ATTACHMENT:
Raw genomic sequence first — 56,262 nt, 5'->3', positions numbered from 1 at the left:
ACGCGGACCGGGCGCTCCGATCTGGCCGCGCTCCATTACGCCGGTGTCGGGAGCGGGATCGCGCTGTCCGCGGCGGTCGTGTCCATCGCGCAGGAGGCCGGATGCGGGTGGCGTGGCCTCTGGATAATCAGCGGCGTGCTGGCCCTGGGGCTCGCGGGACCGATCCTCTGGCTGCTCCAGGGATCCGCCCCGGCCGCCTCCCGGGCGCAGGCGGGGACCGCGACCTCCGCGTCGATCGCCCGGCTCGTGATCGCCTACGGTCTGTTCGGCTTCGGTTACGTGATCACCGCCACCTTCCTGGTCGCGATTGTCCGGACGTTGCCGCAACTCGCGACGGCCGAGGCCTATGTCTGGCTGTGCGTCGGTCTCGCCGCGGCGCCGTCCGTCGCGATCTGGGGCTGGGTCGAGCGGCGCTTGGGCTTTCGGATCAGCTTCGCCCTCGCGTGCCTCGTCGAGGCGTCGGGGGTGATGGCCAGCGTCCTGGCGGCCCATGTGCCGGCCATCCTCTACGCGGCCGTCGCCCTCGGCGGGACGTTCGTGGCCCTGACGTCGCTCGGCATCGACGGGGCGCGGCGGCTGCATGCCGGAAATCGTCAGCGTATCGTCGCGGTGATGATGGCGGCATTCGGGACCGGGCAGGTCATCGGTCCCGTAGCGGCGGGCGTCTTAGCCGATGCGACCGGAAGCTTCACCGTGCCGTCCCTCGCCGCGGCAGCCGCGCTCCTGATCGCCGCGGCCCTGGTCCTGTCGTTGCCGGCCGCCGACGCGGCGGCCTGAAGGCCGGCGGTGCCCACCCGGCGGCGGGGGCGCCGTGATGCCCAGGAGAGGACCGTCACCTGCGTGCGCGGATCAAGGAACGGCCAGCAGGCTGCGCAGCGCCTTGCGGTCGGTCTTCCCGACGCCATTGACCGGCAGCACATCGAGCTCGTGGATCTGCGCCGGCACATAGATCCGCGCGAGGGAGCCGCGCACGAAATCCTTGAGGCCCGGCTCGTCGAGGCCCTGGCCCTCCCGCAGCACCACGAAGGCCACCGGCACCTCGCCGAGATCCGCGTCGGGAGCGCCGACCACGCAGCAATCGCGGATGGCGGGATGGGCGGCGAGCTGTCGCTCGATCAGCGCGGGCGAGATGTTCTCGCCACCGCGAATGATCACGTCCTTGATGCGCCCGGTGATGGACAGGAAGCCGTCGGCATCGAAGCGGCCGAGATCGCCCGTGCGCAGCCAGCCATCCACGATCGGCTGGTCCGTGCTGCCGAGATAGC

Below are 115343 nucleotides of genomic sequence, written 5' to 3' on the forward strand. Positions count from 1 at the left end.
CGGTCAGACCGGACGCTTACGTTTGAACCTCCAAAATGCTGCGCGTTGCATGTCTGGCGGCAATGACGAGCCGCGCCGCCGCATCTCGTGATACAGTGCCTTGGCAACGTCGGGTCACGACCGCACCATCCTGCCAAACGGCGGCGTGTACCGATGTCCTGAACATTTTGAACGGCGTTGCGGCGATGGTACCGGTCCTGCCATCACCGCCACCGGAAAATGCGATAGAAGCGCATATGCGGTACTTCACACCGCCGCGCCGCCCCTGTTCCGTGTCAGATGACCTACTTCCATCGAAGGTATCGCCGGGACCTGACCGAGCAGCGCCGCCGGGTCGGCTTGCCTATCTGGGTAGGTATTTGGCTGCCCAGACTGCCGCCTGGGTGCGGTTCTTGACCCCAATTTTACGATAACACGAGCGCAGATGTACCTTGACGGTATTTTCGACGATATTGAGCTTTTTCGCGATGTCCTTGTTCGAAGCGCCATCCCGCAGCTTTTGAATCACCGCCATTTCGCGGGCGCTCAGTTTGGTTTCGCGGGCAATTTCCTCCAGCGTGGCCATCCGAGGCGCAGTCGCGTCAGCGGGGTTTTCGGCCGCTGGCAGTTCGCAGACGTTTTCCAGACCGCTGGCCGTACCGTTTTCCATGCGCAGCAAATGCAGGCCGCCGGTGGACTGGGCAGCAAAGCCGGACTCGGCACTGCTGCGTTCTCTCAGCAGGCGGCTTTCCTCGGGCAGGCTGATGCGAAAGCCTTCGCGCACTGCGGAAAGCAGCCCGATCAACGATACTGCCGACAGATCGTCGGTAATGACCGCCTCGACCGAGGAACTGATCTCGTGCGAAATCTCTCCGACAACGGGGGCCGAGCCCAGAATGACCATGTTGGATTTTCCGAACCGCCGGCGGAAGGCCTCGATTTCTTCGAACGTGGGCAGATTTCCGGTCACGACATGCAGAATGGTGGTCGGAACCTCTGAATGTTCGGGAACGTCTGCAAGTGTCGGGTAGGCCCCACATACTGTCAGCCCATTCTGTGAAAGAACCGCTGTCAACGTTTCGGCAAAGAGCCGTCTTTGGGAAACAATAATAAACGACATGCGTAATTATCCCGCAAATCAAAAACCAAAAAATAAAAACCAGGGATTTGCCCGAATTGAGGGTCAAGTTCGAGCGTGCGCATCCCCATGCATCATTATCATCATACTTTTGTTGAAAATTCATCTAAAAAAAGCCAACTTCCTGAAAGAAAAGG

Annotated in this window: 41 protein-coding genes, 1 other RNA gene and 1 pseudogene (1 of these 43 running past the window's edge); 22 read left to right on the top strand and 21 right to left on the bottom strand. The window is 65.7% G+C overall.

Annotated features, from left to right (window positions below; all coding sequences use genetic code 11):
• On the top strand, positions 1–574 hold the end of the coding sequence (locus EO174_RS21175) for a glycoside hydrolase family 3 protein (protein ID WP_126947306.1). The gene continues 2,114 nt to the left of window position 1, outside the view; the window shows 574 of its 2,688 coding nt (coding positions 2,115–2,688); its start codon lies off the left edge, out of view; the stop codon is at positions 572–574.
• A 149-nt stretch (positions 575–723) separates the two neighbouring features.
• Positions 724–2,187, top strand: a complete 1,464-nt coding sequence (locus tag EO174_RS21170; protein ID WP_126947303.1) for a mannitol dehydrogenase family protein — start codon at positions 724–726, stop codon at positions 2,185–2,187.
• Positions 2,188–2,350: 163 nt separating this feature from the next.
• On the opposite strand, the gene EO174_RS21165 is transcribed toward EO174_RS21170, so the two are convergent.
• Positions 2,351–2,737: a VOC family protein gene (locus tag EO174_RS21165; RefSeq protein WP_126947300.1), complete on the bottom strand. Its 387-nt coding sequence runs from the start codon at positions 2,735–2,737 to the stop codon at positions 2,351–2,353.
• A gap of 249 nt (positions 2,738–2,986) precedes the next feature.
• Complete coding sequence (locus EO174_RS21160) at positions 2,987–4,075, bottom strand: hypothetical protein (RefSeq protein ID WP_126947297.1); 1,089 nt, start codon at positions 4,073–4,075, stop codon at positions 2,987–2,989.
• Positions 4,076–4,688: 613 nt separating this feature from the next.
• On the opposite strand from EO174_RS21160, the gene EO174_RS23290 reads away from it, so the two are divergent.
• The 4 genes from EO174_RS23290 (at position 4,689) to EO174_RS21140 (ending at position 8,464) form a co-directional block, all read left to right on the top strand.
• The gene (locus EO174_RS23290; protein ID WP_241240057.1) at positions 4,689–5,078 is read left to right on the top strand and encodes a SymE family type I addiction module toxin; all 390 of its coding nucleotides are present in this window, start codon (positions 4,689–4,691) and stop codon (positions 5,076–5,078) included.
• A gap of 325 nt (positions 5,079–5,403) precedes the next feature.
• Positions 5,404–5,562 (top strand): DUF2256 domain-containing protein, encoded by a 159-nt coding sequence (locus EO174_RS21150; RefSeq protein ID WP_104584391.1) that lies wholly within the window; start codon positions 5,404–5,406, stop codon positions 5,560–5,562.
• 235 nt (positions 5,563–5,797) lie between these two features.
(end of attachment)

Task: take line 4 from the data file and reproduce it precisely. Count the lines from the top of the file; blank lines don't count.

CGGTCAGACCGGACGCTTACGTTTGAACCTCCAAAATGCTGCGCGTTGCATGTCTGGCGGCAATGACGAGCCGCGCCGCCGCATCTCGTGATACAGTGCCTTGGCAACGTCGGGTCACGACCGCACCATCCTGCCAAACGGCGGCGTGTACCGATGTCCTGAACATTTTGAACGGCGTTGCGGCGATGGTACCGGTCCTGCCATCACCGCCACCGGAAAATGCGATAGAAGCGCATATGCGGTACTTCACACCGCCGCGCCGCCCCTGTTCCGTGTCAGATGACCTACTTCCATCGAAGGTATCGCCGGGACCTGACCGAGCAGCGCCGCCGGGTCGGCTTGCCTATCTGGGTAGGTATTTGGCTGCCCAGACTGCCGCCTGGGTGCGGTTCTTGACCCCAATTTTACGATAACACGAGCGCAGATGTACCTTGACGGTATTTTCGACGATATTGAGCTTTTTCGCGATGTCCTTGTTCGAAGCGCCATCCCGCAGCTTTTGAATCACCGCCATTTCGCGGGCGCTCAGTTTGGTTTCGCGGGCAATTTCCTCCAGCGTGGCCATCCGAGGCGCAGTCGCGTCAGCGGGGTTTTCGGCCGCTGGCAGTTCGCAGACGTTTTCCAGACCGCTGGCCGTACCGTTTTCCATGCGCAGCAAATGCAGGCCGCCGGTGGACTGGGCAGCAAAGCCGGACTCGGCACTGCTGCGTTCTCTCAGCAGGCGGCTTTCCTCGGGCAGGCTGATGCGAAAGCCTTCGCGCACTGCGGAAAGCAGCCCGATCAACGATACTGCCGACAGATCGTCGGTAATGACCGCCTCGACCGAGGAACTGATCTCGTGCGAAATCTCTCCGACAACGGGGGCCGAGCCCAGAATGACCATGTTGGATTTTCCGAACCGCCGGCGGAAGGCCTCGATTTCTTCGAACGTGGGCAGATTTCCGGTCACGACATGCAGAATGGTGGTCGGAACCTCTGAATGTTCGGGAACGTCTGCAAGTGTCGGGTAGGCCCCACATACTGTCAGCCCATTCTGTGAAAGAACCGCTGTCAACGTTTCGGCAAAGAGCCGTCTTTGGGAAACAATAATAAACGACATGCGTAATTATCCCGCAAATCAAAAACCAAAAAATAAAAACCAGGGATTTGCCCGAATTGAGGGTCAAGTTCGAGCGTGCGCATCCCCATGCATCATTATCATCATACTTTTGTTGAAAATTCATCTAAAAAAAGCCAACTTCCTGAAAGAAAAGG